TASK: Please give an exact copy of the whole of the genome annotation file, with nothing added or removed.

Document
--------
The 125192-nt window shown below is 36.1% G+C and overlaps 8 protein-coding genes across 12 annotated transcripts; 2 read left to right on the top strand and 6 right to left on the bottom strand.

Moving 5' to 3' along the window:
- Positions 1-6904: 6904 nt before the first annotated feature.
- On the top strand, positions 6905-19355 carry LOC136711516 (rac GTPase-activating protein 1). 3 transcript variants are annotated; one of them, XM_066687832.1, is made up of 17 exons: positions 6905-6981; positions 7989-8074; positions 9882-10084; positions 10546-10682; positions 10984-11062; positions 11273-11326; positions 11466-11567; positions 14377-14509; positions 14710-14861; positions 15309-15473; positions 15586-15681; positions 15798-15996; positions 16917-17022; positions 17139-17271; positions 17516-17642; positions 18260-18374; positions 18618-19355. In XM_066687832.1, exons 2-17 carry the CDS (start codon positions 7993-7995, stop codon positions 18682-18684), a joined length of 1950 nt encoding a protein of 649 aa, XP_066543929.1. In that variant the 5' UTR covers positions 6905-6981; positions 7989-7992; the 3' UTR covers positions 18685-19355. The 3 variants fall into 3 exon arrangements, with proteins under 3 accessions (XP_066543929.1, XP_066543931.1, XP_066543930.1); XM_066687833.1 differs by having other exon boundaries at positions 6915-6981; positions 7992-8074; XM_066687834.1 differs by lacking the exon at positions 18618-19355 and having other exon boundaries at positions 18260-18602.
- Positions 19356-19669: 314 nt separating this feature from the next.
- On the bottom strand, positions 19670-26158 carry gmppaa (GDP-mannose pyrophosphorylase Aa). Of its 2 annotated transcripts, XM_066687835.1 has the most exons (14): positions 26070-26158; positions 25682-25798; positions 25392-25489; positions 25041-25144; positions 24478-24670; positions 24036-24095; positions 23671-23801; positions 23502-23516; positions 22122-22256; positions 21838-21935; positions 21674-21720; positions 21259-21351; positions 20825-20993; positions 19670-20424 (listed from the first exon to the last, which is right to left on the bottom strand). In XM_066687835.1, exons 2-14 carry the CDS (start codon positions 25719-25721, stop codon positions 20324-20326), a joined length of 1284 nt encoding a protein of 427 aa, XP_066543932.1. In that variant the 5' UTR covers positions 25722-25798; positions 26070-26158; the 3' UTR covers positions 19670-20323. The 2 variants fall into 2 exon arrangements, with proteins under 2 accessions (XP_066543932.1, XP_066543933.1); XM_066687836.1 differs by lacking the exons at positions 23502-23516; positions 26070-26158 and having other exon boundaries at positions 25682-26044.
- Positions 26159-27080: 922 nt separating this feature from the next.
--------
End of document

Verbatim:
The 125192-nt window shown below is 36.1% G+C and overlaps 8 protein-coding genes across 12 annotated transcripts; 2 read left to right on the top strand and 6 right to left on the bottom strand.

Moving 5' to 3' along the window:
- Positions 1-6904: 6904 nt before the first annotated feature.
- On the top strand, positions 6905-19355 carry LOC136711516 (rac GTPase-activating protein 1). 3 transcript variants are annotated; one of them, XM_066687832.1, is made up of 17 exons: positions 6905-6981; positions 7989-8074; positions 9882-10084; positions 10546-10682; positions 10984-11062; positions 11273-11326; positions 11466-11567; positions 14377-14509; positions 14710-14861; positions 15309-15473; positions 15586-15681; positions 15798-15996; positions 16917-17022; positions 17139-17271; positions 17516-17642; positions 18260-18374; positions 18618-19355. In XM_066687832.1, exons 2-17 carry the CDS (start codon positions 7993-7995, stop codon positions 18682-18684), a joined length of 1950 nt encoding a protein of 649 aa, XP_066543929.1. In that variant the 5' UTR covers positions 6905-6981; positions 7989-7992; the 3' UTR covers positions 18685-19355. The 3 variants fall into 3 exon arrangements, with proteins under 3 accessions (XP_066543929.1, XP_066543931.1, XP_066543930.1); XM_066687833.1 differs by having other exon boundaries at positions 6915-6981; positions 7992-8074; XM_066687834.1 differs by lacking the exon at positions 18618-19355 and having other exon boundaries at positions 18260-18602.
- Positions 19356-19669: 314 nt separating this feature from the next.
- On the bottom strand, positions 19670-26158 carry gmppaa (GDP-mannose pyrophosphorylase Aa). Of its 2 annotated transcripts, XM_066687835.1 has the most exons (14): positions 26070-26158; positions 25682-25798; positions 25392-25489; positions 25041-25144; positions 24478-24670; positions 24036-24095; positions 23671-23801; positions 23502-23516; positions 22122-22256; positions 21838-21935; positions 21674-21720; positions 21259-21351; positions 20825-20993; positions 19670-20424 (listed from the first exon to the last, which is right to left on the bottom strand). In XM_066687835.1, exons 2-14 carry the CDS (start codon positions 25719-25721, stop codon positions 20324-20326), a joined length of 1284 nt encoding a protein of 427 aa, XP_066543932.1. In that variant the 5' UTR covers positions 25722-25798; positions 26070-26158; the 3' UTR covers positions 19670-20323. The 2 variants fall into 2 exon arrangements, with proteins under 2 accessions (XP_066543932.1, XP_066543933.1); XM_066687836.1 differs by lacking the exons at positions 23502-23516; positions 26070-26158 and having other exon boundaries at positions 25682-26044.
- Positions 26159-27080: 922 nt separating this feature from the next.